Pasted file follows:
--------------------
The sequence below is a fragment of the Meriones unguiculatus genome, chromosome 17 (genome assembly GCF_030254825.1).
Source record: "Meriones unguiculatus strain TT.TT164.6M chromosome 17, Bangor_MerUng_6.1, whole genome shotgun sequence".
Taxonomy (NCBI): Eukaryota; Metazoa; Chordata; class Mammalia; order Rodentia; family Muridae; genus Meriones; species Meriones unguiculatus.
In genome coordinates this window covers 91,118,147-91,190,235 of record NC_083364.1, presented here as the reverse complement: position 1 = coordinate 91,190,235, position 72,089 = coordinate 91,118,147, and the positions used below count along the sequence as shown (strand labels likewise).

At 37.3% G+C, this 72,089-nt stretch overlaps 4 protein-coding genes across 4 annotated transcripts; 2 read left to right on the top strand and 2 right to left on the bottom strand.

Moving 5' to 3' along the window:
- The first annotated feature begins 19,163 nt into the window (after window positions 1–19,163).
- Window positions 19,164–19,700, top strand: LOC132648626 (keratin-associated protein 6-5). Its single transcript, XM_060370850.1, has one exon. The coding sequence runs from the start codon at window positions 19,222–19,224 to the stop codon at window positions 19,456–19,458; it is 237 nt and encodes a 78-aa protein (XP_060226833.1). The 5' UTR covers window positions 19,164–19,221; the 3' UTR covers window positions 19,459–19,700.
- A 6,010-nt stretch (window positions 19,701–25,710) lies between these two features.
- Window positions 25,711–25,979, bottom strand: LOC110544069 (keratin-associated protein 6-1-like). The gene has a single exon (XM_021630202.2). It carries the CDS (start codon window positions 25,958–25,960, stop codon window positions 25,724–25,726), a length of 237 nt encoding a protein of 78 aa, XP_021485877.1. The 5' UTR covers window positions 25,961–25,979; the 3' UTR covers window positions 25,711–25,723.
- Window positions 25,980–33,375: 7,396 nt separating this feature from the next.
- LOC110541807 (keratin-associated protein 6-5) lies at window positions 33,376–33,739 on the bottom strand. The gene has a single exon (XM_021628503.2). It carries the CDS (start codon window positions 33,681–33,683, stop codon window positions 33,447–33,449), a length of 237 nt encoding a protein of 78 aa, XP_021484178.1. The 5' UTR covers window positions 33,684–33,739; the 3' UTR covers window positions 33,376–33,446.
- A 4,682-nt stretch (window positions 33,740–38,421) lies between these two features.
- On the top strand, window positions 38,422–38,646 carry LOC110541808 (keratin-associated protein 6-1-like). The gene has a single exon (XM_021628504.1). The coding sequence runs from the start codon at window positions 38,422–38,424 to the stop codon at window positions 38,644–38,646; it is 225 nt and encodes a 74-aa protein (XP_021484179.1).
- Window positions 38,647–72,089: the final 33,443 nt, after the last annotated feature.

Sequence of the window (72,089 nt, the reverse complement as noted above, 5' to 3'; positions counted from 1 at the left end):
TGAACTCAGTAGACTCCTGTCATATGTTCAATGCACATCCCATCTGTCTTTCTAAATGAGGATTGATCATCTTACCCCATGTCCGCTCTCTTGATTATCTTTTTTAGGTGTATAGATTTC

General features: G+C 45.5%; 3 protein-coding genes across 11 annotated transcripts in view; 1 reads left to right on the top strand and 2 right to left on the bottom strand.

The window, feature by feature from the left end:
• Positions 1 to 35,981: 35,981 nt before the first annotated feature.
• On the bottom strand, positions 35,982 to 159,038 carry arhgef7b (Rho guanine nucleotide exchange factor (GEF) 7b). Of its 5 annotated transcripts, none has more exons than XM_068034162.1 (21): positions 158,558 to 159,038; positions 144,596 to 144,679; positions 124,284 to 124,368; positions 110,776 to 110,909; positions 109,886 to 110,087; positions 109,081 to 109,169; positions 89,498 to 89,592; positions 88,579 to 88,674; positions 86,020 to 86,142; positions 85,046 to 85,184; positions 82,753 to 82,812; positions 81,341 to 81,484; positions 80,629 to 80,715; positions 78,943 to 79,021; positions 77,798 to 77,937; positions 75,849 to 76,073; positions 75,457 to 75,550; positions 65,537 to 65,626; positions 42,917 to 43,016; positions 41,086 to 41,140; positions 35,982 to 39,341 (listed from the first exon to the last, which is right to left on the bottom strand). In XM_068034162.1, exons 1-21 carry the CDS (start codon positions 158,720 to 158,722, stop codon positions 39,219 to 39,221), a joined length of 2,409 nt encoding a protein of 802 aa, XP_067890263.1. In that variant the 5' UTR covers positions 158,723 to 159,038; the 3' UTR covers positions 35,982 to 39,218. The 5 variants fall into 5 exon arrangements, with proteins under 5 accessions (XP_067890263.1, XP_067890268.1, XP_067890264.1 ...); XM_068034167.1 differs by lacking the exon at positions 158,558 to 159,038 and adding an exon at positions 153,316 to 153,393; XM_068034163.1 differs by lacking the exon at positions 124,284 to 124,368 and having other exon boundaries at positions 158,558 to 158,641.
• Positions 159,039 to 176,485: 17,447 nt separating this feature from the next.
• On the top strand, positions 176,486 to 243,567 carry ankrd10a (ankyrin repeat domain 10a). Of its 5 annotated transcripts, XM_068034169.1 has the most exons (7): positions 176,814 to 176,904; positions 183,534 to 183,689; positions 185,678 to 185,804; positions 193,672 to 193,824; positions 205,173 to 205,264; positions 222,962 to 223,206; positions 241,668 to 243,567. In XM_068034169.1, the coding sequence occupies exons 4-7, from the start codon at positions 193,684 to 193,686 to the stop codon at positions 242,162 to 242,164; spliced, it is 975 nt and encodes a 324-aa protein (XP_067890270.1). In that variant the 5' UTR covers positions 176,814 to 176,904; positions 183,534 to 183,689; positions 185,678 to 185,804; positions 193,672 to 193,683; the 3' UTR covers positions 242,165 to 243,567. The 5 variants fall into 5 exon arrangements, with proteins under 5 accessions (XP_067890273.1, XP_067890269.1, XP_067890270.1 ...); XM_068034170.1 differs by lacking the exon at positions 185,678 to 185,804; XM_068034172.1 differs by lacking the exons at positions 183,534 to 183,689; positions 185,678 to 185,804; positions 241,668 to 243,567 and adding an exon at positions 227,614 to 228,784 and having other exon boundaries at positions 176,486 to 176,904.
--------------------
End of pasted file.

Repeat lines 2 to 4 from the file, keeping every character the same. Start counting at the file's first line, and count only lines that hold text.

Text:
Source record: "Meriones unguiculatus strain TT.TT164.6M chromosome 17, Bangor_MerUng_6.1, whole genome shotgun sequence".
Taxonomy (NCBI): Eukaryota; Metazoa; Chordata; class Mammalia; order Rodentia; family Muridae; genus Meriones; species Meriones unguiculatus.
In genome coordinates this window covers 91,118,147-91,190,235 of record NC_083364.1, presented here as the reverse complement: position 1 = coordinate 91,190,235, position 72,089 = coordinate 91,118,147, and the positions used below count along the sequence as shown (strand labels likewise).